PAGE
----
In their book No B.S. Guide to Direct Response Social Media Marketing, business coach and consultant Dan S. Kennedy and marketing strategist Kim Walsh-Phillips show you how to use direct response marketing principles on a variety of social media platforms to drive real results and profit. In this edited excerpt, the authors offer tips on using LinkedIn to boost sales.
LinkedIn is the one network we're asked about most often. Some business professionals are more comfortable in that space because it appears to be, well, more professional. The problem is, LinkedIn’s users aren't nearly as conditioned to click on ads on LinkedIn, making mass marketing more difficult. But all is not lost.
Yes, it's a powerful tool. Several of our business's accounts came through our LinkedIn profiles, and our clients receive messages on the network with valuable opportunities. But we haven't found it to be effective beyond one-to-one sales and hence, not scaleable.
That said, LinkedIn can be very effective for authority positioning and for making one-to-one sales, so we do recommend using LinkedIn’s free tools to help grow your sales.
Repeat after me: “Free qualified leads are good.” The following five easy tactics can help you use LinkedIn to draw in prospects and land sales.
1. Get introductions.
To quickly build your prospect list, utilize your network tree by leveraging LinkedIn Recommendations. These ensure that your client or customer really knows the person you're asking for an introduction to. Here’s how:
- Make a list of your top customers and/or clients.
- Go to their LinkedIn profiles.
- Check to see if they have any recommendations.
- Make a list of those who recommended them to see if any of them would be worth having a sales conversation with.
- Write an email to your customer and/or client asking for a simple introduction to this other person.
Here’s a sample of the email you could send:
I hope this email finds you well. I wanted to say thanks again for being such a great client. We enjoyed working with you on ______________ (project) and were glad to see (successful outcome).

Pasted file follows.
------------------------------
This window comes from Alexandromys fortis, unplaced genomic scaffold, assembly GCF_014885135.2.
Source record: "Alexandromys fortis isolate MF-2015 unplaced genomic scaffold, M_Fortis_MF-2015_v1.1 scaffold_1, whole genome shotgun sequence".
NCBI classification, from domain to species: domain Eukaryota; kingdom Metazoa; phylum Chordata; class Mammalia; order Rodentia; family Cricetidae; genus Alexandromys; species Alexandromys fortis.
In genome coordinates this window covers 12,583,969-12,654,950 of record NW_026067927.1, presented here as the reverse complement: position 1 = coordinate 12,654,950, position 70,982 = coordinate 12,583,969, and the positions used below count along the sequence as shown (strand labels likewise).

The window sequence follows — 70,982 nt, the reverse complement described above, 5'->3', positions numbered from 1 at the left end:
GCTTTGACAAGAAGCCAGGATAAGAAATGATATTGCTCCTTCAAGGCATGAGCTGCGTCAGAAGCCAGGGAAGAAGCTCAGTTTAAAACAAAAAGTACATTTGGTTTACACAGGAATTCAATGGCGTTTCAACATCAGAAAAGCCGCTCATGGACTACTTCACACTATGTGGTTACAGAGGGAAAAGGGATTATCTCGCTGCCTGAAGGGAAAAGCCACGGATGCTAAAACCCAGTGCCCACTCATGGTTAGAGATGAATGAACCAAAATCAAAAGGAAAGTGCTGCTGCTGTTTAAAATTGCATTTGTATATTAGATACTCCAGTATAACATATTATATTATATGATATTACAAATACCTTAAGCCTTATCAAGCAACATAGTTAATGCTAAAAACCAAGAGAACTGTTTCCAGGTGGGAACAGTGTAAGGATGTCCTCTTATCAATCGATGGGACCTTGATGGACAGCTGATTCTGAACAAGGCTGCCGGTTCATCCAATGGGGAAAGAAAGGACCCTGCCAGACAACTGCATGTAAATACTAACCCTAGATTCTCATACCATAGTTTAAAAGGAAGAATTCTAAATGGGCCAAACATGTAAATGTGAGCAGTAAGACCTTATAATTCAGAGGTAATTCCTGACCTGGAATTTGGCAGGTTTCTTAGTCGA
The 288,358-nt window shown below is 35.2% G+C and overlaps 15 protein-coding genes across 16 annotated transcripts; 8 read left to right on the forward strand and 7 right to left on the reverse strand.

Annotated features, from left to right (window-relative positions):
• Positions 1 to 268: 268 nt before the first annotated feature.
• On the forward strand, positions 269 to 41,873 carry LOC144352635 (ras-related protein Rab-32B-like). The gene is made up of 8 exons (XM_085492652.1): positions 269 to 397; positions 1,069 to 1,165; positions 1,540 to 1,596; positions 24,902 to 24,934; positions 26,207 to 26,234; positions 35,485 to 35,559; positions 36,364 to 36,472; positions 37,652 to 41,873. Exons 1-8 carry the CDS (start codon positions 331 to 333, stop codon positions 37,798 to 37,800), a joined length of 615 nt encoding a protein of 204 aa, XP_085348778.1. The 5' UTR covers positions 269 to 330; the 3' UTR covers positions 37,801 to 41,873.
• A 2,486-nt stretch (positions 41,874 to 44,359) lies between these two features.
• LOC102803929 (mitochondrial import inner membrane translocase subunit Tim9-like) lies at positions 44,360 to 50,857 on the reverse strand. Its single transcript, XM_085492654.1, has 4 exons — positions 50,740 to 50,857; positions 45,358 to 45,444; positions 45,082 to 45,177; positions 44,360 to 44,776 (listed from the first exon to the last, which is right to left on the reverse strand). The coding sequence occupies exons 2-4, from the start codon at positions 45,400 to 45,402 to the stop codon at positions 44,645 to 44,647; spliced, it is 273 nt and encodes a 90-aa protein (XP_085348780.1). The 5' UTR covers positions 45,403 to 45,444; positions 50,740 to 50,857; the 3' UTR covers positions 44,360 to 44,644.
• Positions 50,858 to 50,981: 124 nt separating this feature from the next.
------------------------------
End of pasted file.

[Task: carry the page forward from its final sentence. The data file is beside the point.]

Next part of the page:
I was hoping you might be able to help me. I know how busy you are, so if you're too busy, I certainly understand.
But I saw _____________ (name) recommended you on your LinkedIn profile. Great recommendation by the way. I was wondering if you wouldn’t mind doing an email intro? I'm looking to increase my knowledge of this industry’s needs and contacts, and I'm just looking for a quick intro so I can connect.
If you're agreeable, here’s email copy you can cut and paste for the email intro:
I wanted to offer a quick intro to our ______________ (name of service and your title), (your full name). (Your first name) and her team have worked with us to (write what you've done for the client). (Your first name) asked me for an introduction to someone else in the (x industry) so I'm connecting the two of you. She's researching our industry’s needs and building out her network of contacts.
I encourage the two of you to set up a time to talk.
If not, no problem. Thank you again for your business, and I look forward to working with you on (future project).
Of course, if you get the introduction, be sure to say thank you!
2. Start a conversation.
Scroll through your newsfeed for postings about job title changes, career moves, and work anniversaries. Post a positive comment publicly to these people, then dive into a private conversation using LinkedIn messaging. Ask additional questions about the change, what the person’s role is, and what the plans are for the future. Start this first email just talking about them. As the person responds, work to identify opportunities where you might fulfill needs. Do not sell in LinkedIn though. Instead, request to have a conversation offline and begin your sales dialogue there.
3. Use "People You May Know" to find more prospects.
Scroll through the list of “People You May Know” suggested connections, and as you're adding to your network, jot down those you’d like to be in your sales pipeline. Each day, message five of these new contacts to thank them for their connection and ask about their position and role at their firm. Again, do not sell on LinkedIn, but instead, request to have a conversation offline. LinkedIn’s built-in CRM is a powerful tool for managing this process.
4. Have a posting frenzy.
Take advantage of LinkedIn’s Long Form Posts to promote your authority to your entire network. Do this quickly, so you can focus on selling and not writing. Simply breathe life into old content. Start by writing an introduction to a blog post or article, and post the introduction as the "Long Form Post."
We repost our blogs in the LinkedIn Long Form Post and include links in the articles to opt-in to our mailing lists. This has moved LinkedIn up into our top ten source of mailing list opt-ins.
5. If you want to try advertising, sponsor an update.
Using “Sponsored Updates” from LinkedIn’s advertising platform can get your messaging in front of key contacts quickly. These updates are run from your company page. You can focus your target market based on geographic location, industry, title, and keywords, just to name a few. To see if this is worth ongoing investment for you, start small and analyze your results before spending a lot. With the analytics report, you'll receive metrics for: Impressions, Clicks, Interactions, Followers Acquired, and Engagement.